In addition to fire departments from around the city, the parade was rounded out by a large representation of drum and fife corps from local lodges of Eagles, Foresters of America, Native Sons, Molders’ Union, and Columbia Park Boys.
After the parade, the king and queen were driven to the Ocean Shore were an exhibition games between the Buffalo and Elcho Athletics, the former winning 7 to 2. The rest of the afternoon was taken up with a reception by the carnival’s royalty in the pavilion at Gough and Hayes Streets and visits to the carnival’s many attractions and sideshows.
The first evening was commemorated with Mayor McCarthy presiding over the coronation of the king and queen of the carnival preceded royal ball at the Hayes and Gough Street location with dancing and general gaiety ending in the early hours of the next morning.
Mayor P.H. McCarthy
Photo: San Francisco History Center, SF Public Library
The next three days were full of carnival attractions like live animal exhibits, a high-wire act, games, and a beautiful baby contest for the prettiest baby boy and girl, the thinnest baby, and a prize for the fattest baby. The baby contest was judged by people from North Beach, Mission, Noe Valley, Sunset, and Richmond. Prizes were supplied by Hayes Valley businesses. A concert by the Harmony Singing Society at the coronation at Hayes and Gough, a procession of specialty automobiles decorated for the occasion, vaudeville acts, and an evening Mardi-Gras at Laguna and Fulton Streets rounded out the four days range of activities.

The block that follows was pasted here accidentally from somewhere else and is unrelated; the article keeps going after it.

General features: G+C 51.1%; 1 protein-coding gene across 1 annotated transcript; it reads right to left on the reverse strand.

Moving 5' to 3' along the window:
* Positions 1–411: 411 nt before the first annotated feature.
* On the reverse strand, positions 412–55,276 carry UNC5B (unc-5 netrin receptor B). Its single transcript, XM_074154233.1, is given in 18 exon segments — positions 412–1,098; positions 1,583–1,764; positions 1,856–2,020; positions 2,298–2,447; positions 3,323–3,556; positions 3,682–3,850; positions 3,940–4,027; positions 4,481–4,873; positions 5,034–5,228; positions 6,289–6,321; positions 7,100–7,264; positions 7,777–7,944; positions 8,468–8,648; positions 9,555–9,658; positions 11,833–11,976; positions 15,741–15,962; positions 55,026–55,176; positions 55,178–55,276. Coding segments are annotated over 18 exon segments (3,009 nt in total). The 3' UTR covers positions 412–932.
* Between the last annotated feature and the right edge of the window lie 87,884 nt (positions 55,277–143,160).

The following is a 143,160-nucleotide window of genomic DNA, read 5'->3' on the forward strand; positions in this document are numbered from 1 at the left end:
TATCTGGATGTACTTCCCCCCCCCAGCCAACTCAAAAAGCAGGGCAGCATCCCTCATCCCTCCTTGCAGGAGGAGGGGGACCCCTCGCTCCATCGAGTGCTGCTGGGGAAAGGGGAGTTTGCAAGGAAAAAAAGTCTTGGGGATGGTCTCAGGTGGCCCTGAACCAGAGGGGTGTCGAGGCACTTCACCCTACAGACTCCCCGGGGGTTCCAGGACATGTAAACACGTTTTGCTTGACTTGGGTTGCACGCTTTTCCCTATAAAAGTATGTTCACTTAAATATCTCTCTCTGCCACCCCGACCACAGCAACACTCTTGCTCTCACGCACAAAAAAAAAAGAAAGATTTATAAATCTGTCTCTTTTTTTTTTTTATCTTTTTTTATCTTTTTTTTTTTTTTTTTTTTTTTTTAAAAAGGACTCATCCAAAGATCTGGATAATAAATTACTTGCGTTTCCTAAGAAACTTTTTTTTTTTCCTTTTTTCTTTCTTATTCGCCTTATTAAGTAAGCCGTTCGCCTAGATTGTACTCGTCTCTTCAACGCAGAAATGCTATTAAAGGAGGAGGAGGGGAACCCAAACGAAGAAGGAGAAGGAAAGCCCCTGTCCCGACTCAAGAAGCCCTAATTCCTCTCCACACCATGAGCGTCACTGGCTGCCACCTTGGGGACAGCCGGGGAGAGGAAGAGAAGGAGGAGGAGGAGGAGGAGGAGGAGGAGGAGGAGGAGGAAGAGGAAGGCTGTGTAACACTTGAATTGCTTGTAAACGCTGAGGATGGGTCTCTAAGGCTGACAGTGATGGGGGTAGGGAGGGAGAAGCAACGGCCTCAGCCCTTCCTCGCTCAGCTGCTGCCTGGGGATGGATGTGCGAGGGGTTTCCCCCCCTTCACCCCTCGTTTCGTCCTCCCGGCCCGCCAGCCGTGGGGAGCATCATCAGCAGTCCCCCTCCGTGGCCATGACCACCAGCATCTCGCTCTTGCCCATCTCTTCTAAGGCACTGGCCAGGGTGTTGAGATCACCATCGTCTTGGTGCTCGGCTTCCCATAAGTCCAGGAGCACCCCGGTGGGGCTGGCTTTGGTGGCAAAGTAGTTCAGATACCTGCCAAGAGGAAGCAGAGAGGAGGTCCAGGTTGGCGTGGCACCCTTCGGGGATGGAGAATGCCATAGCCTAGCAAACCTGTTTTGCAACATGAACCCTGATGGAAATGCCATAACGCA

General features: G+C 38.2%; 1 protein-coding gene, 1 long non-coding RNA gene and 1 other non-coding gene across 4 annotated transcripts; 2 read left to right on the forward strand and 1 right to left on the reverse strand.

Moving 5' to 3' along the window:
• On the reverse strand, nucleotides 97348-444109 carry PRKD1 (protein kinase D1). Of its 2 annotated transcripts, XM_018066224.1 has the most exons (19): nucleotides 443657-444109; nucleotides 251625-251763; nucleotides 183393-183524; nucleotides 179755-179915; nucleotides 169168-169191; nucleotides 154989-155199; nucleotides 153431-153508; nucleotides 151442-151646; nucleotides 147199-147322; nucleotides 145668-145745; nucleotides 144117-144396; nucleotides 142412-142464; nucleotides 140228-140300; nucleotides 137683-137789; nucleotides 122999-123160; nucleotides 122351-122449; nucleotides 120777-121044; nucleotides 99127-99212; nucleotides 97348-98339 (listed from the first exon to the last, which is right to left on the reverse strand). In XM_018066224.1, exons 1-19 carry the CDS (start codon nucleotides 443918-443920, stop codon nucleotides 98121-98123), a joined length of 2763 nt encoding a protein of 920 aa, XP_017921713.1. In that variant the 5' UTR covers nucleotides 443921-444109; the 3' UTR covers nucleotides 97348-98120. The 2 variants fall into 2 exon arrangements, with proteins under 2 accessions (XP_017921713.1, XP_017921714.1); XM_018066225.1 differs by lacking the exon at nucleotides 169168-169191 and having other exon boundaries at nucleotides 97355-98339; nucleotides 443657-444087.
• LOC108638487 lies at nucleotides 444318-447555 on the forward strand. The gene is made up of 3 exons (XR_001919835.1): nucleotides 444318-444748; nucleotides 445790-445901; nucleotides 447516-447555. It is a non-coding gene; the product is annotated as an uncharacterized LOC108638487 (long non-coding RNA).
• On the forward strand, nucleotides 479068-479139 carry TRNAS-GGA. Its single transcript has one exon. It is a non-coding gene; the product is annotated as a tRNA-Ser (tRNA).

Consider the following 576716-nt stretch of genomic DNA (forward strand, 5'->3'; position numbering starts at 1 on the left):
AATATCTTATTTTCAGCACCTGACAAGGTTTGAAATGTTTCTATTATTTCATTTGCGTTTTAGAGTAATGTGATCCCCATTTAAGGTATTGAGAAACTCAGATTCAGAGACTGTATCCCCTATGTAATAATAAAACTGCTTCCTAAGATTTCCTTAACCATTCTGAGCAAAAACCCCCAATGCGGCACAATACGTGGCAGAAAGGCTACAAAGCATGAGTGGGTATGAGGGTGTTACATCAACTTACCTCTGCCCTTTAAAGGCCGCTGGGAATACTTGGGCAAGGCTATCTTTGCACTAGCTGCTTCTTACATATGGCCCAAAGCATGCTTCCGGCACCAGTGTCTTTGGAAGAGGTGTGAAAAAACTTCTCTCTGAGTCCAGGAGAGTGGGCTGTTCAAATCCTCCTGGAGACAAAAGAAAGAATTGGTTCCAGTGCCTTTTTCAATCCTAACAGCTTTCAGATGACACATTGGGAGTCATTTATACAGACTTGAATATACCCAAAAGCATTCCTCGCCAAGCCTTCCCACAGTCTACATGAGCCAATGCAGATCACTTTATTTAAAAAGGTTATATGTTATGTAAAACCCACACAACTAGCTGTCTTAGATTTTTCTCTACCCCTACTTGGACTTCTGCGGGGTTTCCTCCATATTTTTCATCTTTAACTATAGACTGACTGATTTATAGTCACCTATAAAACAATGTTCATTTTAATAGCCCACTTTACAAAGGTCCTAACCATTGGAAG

According to the San Francisco Call, the motorcycle race that took place as a feature of the carnival was the first race to take place within the city limits of any major city in the country.
A Queen and King’s Raffle
To spur community involvement and to raise money to pay for the carnival’s costs a raffle was put in place to choose king and queen of the carnival. There was also a raffle for the school children who were competing to be George and Martha Washington. No record of how much a raffle ticket cost but by December 1910 42,000 tickets had already been sold. By the end of the raffle over 100,000 tickets had been sold. On February 18, 1911, when the votes were tallied Alberta Kragen and Clarence Rayne were named George and Martha Washington. Firemen Henry Hock and amateur opera singer Rose Cohn were crowned king and queen of the carnival, not without some difficulty for Miss Cohn.
The four days of the carnival ended with a masked ball under the pavilion at Hayes and Gough Streets erected for the crowning of the king and queen]. The king and queen’s reign was formally ended as were the fours of the day carnival.